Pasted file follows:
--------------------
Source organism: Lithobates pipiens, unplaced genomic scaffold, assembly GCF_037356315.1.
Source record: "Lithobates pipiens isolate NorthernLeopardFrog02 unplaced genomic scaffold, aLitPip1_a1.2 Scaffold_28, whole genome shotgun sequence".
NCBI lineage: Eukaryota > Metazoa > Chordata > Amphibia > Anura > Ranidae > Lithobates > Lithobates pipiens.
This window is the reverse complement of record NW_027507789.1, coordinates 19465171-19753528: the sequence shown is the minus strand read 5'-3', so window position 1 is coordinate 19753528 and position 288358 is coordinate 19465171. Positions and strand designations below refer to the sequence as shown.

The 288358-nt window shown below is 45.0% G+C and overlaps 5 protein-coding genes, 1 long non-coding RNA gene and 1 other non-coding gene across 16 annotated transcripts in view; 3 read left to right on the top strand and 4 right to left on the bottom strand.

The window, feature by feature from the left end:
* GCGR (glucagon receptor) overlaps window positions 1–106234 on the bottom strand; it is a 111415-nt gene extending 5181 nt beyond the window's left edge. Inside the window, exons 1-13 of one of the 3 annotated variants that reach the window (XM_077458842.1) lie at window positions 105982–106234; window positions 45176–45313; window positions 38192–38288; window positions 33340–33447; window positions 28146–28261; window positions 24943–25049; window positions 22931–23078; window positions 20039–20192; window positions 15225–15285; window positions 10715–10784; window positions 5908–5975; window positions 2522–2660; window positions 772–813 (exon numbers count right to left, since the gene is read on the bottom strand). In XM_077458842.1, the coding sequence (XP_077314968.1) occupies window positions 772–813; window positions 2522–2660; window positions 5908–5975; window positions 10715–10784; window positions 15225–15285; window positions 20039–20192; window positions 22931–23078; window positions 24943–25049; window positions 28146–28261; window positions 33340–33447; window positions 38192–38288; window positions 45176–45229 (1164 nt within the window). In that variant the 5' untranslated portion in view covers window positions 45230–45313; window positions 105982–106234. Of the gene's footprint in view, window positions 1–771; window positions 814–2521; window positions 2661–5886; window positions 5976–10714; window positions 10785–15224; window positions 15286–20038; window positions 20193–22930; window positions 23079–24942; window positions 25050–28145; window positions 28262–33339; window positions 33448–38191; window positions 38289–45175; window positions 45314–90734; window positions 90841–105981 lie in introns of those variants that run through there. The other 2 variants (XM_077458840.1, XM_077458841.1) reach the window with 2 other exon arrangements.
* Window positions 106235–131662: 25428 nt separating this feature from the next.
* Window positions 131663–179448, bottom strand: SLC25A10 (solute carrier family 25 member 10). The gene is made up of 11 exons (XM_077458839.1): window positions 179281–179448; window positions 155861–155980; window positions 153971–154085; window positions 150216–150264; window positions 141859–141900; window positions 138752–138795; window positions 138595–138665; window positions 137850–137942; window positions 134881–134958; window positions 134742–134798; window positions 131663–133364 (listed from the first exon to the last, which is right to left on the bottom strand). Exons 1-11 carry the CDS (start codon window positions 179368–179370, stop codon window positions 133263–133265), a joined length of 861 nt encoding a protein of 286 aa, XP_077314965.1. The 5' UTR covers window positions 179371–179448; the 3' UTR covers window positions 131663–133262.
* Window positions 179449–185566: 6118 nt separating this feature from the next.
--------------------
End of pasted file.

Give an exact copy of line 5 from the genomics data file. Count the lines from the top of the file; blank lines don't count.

The 288358-nt window shown below is 45.0% G+C and overlaps 5 protein-coding genes, 1 long non-coding RNA gene and 1 other non-coding gene across 16 annotated transcripts in view; 3 read left to right on the top strand and 4 right to left on the bottom strand.